10 curious facts about May Day
From ribald romps in the woods to the celebration of the lei, May Day has inspired a host of odd traditions.
Mon, Apr 29 2013 at 1:00 PM
The first of May is a contradiction as far as days of observance go. It’s a holiday suffering from multiple personality disorder; one identity dedicated to strike and protest, the other embracing all things spring and frolicsome.
In the late 19th century, leaders of the socialist Second International were fighting for an eight-hour work day and they called for a global day of protest to be held on May 1, 1890. It has lived on as an international workers’ day, and has received renewed vigor in the United States with the rise of the Occupy movement. But this is a relatively new side of the date, which was celebrated as a pagan festival in pre-Christian times and peaked as a celebration in the Middle Ages. Honoring the Roman goddess of flowers, Flora, the date was also associated with other festivals, such as the Celtic festival of Beltane and the Germanic festival of Walpurgis Night. Marking the beginning of spring, May Day has long been celebrated to mark vitality and fertility — which means that early incarnations of the holiday involved all kinds of raucous debauchery. Along with the frisky antics, some other traditions were born as well, some of which are listed here.
1. May Day is probably best known now for the medieval tradition of “dancing the maypole dance,” a custom that continues to be practiced. Fair young maidens circle the decorated pole weaving together patterns of ribbons in the process. Hawthorne and Lily of the Valley are traditional flowers used for garland. Similar ribbon dances were performed in pre-Columbian Latin America and were later incorporated into Hispanic ritual dances.
2. The pole is thought by many to (not so subtly) represent the masculine, while the decorations of flowers, wreaths and ribbons are thought to symbolize the feminine. Although some scholars assert that sometimes a tree is just a tree — the pole was not a phallic symbol, but rather a nod to the sacred nature of the tree. The pole was traditionally made of maple, hawthorn or birch; the men of a community would select the tallest, straightest tree they could fine, and erect it in the village green.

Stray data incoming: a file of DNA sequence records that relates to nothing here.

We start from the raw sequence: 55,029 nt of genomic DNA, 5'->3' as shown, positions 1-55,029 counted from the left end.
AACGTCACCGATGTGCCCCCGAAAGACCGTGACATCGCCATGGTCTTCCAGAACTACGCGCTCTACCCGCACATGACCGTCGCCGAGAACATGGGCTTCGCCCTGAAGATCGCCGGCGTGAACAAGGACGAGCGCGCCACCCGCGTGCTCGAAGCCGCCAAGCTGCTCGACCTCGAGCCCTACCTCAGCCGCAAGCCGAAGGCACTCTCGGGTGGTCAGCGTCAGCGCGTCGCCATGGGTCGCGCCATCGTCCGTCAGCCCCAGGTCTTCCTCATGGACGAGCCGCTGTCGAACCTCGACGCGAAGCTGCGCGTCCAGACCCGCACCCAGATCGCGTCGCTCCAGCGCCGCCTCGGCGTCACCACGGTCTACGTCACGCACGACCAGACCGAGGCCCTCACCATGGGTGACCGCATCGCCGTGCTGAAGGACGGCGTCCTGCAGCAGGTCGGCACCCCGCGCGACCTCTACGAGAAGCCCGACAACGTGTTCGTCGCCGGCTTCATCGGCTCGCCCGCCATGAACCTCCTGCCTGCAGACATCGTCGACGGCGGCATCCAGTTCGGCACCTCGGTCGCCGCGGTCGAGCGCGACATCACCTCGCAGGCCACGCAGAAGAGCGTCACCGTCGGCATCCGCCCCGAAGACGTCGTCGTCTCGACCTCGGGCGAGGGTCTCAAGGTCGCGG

3. The celebration of fertility and abundance led to couples disappearing in the fields and woods for a “roll in the hay,” so to speak — the practice of which promised abundance. In general, it was a day marked by a libidinous mood; excessive promiscuity encouraged increased fertility in general for the year to come.
4. Persecution of May Day festivities began as early as the 1600s, and in 1640 the Church ruled against the debauchery when the British Parliament banned the traditions as immoral. A much tamer version was brought back in 1644 under the rule of Charles II.
5. Some beliefs held that May Day was the last chance for fairies to travel to the Earth.
6. Tradition dictates that washing one's face in the dew from May Day morning beautifies the skin.
7. The giving of May Baskets has, sadly, faded since the late 20th century. Small baskets of sweets and flowers would be left anonymously on doorsteps to the delight of neighbors. (We vote for a revival.)
8. In Italy, May Day is regarded as the happiest day of the year, by some accounts.
9. Since 1928, May Day in Hawaii has been known as Lei Day, a spring celebration that embraces Hawaiian culture and in particular, the lei. The holiday song, "May Day is Lei Day in Hawai'i," was originally a fox trot, but was later rearranged as a Hawaiian hula.
10. The international distress signal, "mayday," has nothing to do with the first of May. It derives from the French venez m'aider, meaning "come help me."
Related on MNN: Eco-crafts to celebrate spring on May Day
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